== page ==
Even though these commercial studios are able to produce a quality recording for the artists that record in them, many of the recording software used in home studios can emulate what the consoles and tape recorders are able to do. As mentioned in the Los Angeles Times, according to the National Association of Music Merchants (NAMM), the trade group for music retailers and manufacturers: "The total computer music market went from just under $140 million in sales in 1999 to almost a half-billion dollars in 2008".[11] So while album sales have significantly dropped in the past decade, which has forced recording studios to cut costs, the sales of computer software and technology related to music have significantly increased as well. Maureen Droney, senior director of the Recording Academy's Producers & Engineers Wing, spoke to the Los Angeles Times and reflected on what the recording studios have come to be in today's music industry with the following statement: "In some ways we've come full circle ... We've gone back to being small and entrepreneurial. People still look to commercial studios when they have something to offer that they can't do at home. But, as it is, the recording studio business started with people starting small, funky studios, oftentimes in bedrooms and garages."[11]

See also[edit]


  1. ^ Schonbrun, Marc. "Modern-Day Developments". Netplaces.com. Archived from the original on April 11, 2011. Retrieved August 4, 2011.
  2. ^ "Going Remote : COVID-19 AND THE IMPACT OF REMOTE WORKING IN THE VFX INDUSTRY" (PDF). Escape-technology.com. Retrieved 21 March 2022.
  3. ^ Rau, Nate (12 May 2020). "Pandemic pushes bill to legalize home recording studios". Tennessee Lookout.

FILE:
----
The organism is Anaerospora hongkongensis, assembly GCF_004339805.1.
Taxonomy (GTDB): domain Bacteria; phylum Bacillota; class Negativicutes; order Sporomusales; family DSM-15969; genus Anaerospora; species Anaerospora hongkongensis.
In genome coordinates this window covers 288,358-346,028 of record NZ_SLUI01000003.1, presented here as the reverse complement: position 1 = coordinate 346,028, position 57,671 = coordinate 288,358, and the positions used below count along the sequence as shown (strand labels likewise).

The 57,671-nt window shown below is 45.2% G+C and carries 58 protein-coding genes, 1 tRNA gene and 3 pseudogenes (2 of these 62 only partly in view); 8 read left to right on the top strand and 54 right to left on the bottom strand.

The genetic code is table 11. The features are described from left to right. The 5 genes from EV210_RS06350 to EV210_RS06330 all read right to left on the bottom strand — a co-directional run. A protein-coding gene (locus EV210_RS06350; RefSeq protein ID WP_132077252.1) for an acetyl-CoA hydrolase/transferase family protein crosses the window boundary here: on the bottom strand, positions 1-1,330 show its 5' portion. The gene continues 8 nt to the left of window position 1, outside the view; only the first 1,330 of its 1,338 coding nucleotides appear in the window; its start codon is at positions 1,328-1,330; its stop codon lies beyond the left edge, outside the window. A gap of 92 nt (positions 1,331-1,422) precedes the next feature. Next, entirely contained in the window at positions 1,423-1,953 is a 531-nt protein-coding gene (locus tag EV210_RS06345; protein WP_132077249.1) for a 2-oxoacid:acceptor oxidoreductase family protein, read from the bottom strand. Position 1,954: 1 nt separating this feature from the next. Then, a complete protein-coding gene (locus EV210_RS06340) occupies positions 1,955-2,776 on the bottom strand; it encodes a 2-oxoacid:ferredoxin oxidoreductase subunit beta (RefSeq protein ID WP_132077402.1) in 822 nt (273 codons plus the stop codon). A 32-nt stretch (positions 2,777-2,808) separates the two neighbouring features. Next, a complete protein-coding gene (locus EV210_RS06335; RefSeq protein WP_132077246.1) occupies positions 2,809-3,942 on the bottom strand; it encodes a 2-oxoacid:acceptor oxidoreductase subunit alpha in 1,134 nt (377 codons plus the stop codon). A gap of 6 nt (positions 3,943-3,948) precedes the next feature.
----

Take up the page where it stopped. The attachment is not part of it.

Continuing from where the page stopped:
4. ^ "Voiceover artistes set up home studios due to Covid-19". The Straits Times. 22 September 2020.
  5. ^ "Working from Home: How the COVID-19 Pandemic Has Impacted the VFX Industry and Will Change It Forever". Vfxvoice.com. 15 October 2020.
  6. ^ "Impacts of COVID on Recording and Production". Majoringinmusic.com. Retrieved 21 March 2022.
  7. ^ Olivar, Hannah (18 February 2021). "Music Producers & Recording Studios in Coronavirus (Covid-19) Days". Razklinghoffer.com. Retrieved 22 April 2021.
  8. ^ "In Memoriam-Keith Barr 1949-2010". Archived from the original on 2010-08-29. Retrieved 2010-08-26.
  9. ^ "A Beginners' Guide To Acoustic Treatment -". Soundonsound.com. Retrieved 30 January 2018.
  10. ^ "Could home recording doom professional music studios?". Christian Science Monitor. 17 December 2009. Retrieved 30 January 2018.
  11. ^ a b Olivarez-Giles, Nathan (13 October 2009). "Recording studios are being left out of the mix". Articles.latimes.com. Retrieved 30 January 2018.